• The National Accreditation and Assessment Council (NAAC), responsible for quality-standards in higher education, has only covered 30 per cent of all institutes since its establishment back in 1994.
    • Given the extensive landscape of the teacher education sector alone and current capacity constraints, it is necessary that multiple accreditation agencies be empanelled.
    • A common accreditation framework should be designed through a consultative process including all relevant stakeholders to facilitate its wider acceptability.
    • A transparent and credible system of accreditation could form the bedrock for weeding out substandard TEIs and propelling quality improvements in the rest.
  • The curriculum of global quality: Core determinant of quality is the curriculum which must be regularly revamped and revised to ensure that our teacher education system is aligned to global standards.
    • Ideally, given that teacher education requires a good mix of curricular inputs and good-quality pedagogy, experts are rightly advocating for a shift towards integrated four-year subject-specific programmes to be housed in multidisciplinary colleges and universities.
    • In the first phase, these may be initiated in select central and state universities.
    • Potential to outsource teachers: This could also potentially serve as an avenue for India to outsource its surplus high-quality teachers to over 70 countries that face a teacher shortage.
  • Administrative will and execution: Finally, reforms must be driven by administrative will and executed through a well-established governance mechanism, clearly establishing ownership and accountability for set work streams across multiple agencies.
    • The draft National Education Policy presents a ray of hope.
    • Its vision to restore integrity and credibility to the teacher education system needs to be translated into effective action.

Conclusion

India is estimated to have the largest workforce within the next decade. This means that a population bulge is on the cusp of entering the higher education ecosystem now. The pressing need of the hour is to focus on providing the best quality teacher education to those who aspire to build the future of this country.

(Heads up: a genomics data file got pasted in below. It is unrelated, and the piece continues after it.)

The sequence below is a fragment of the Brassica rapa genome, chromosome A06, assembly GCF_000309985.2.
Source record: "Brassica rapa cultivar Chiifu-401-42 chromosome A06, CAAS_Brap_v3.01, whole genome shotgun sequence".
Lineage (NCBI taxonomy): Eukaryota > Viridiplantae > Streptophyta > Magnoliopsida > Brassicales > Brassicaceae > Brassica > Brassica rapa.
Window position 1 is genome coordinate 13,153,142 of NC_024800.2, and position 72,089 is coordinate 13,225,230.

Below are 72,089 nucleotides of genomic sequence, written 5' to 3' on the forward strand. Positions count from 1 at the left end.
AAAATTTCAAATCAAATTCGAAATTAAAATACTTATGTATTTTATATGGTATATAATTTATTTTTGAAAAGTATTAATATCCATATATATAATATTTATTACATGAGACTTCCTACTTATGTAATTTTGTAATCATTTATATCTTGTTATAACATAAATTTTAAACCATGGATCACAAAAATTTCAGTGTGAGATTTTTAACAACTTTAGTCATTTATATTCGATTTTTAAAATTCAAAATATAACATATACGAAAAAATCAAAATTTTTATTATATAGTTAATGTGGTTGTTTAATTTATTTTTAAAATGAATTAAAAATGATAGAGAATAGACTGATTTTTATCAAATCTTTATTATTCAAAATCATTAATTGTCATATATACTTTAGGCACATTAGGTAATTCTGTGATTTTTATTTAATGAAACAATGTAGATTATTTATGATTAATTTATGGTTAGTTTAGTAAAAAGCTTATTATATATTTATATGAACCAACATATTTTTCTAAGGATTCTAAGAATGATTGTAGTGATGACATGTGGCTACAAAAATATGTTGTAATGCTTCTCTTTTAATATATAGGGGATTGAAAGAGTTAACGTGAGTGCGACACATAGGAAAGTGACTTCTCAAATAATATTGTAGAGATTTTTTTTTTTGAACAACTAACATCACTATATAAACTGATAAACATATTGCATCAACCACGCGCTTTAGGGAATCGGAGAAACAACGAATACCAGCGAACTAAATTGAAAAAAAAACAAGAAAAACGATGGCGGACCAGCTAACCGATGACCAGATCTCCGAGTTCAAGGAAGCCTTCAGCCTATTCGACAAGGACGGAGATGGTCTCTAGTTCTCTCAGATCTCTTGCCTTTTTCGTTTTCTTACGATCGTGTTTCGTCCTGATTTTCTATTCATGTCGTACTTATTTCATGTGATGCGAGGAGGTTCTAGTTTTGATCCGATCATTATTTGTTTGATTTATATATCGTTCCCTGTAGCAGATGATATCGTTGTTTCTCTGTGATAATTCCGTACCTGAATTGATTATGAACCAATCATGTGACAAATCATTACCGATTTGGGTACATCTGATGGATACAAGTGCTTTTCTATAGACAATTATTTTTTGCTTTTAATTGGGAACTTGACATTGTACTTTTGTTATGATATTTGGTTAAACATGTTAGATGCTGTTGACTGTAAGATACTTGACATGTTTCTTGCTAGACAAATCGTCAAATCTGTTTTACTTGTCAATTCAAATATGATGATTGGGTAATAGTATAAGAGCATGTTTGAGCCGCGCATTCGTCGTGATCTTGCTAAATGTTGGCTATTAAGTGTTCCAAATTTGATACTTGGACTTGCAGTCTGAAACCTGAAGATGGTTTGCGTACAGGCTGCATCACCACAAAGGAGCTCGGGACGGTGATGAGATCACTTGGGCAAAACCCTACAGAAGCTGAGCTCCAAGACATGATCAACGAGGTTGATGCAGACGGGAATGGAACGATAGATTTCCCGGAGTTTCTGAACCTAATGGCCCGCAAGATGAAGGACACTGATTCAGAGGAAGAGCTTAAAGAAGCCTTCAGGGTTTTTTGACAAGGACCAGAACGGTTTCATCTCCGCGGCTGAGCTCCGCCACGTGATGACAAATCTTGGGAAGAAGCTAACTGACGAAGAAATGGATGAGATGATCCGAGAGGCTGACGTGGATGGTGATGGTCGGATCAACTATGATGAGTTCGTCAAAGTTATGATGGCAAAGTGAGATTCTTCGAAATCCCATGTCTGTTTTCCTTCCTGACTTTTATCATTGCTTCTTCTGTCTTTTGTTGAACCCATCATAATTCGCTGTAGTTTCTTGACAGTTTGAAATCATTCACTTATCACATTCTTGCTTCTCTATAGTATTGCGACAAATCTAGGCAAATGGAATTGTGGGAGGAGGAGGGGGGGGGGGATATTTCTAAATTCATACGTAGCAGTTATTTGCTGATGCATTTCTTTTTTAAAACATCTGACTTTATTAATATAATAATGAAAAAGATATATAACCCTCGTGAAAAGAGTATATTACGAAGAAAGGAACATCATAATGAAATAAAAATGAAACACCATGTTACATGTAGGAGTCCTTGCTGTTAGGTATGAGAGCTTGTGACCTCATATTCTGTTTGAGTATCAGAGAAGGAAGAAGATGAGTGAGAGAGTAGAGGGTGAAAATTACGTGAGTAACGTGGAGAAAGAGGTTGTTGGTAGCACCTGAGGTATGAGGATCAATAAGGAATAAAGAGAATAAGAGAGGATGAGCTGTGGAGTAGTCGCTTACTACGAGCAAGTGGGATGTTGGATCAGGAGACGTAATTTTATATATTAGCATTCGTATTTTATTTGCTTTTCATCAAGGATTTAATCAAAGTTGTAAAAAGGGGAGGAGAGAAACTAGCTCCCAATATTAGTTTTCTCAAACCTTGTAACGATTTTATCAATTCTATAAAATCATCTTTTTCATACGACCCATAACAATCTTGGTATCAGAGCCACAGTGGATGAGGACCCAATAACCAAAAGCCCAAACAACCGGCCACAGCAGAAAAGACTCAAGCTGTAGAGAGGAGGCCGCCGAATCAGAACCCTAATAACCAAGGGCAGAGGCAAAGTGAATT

Minority Issues – SC, ST, Dalits, OBC, Reservations, etc.

A blow against social justice

Note4Students

From UPSC perspective, the following things are important :

Prelims level : Constitutional provision for the reservation in the government jobs.

Mains level : Paper 2- Reservation in the government jobs is not the fundamental right.

Context

The recent verdict of a two-judge Supreme Court Bench on reservations and Scheduled Caste and Scheduled Tribes promotions — has mainly raised four constitutional questions.

The first question-Whether reservation in promotions is a fundamental right or not. 

  • Scope for the reservation: Addressing the first question, the scope for reservation for the Backward Classes is promised in Part III of the Constitution under Fundamental Rights.
    • Articles 16(4) and 16(4A) which empowers the state to provide reservation for SCs and STs are a part of the section, “Equality of opportunity in matters of public employment”.
    • The right to equality is also enshrined in the Preamble of the Constitution. Many construe that the reservation is against Article 16 (Right to equality).
  • The basis for the reservation: One should understand that the absence of equal opportunities for the Backward Classes due to historic injustice by virtue of birth entails them reservation.
    • In other words, the right to equality is the basis of reservation as there is no level-playing field among castes.
    • Articles 16 (2) and 16(4) are neither contradictory nor mutually exclusive in nature. In fact, they are complementary to each other; even Article 16(4) is not a special provision.
  • Whether reservation should be applied in promotions?
    • The answer is yes because, in India, where there is a peculiar hierarchical arrangement of caste, it is conspicuous that SCs and STs are poorly represented in higher posts.
    • Confined to lower cadre jobs: Denying application of reservation in promotions has kept SCs and STs largely confined to lower cadre jobs. This is even seen in the higher judiciary.
    • Hence, providing reservation for promotions is even more justified and appropriate to attain equality.
    • Need of the reservation at every level: The question of law is not about enabling reservations in promotions or not, but this judgment destabilises the very basis of reservation; when there is no direct recruitment in higher posts, the implementation of the reservation is justified at every level to get a reasonable representation.
    • Subdivision of reservation not correct: It is not correct to subdivide the scope of reservation at the entry-level and in promotions; this delineation will only lead to confusion in the implementation of reservation.
    • Now, by declaring that reservation cannot be claimed as a fundamental right is a dangerous precedent in the history of social justice.

The second question- Can a court issue a mandamus to the state for providing reservation?

  • Will it be appropriate for the courts to issue a mandamus in this regard?
    • This is inappropriate because when the court is empowered to pass orders to create extra seats every year for forward-caste students who claim to be affected by reservation, why cannot it direct the state to provide reservation in promotions?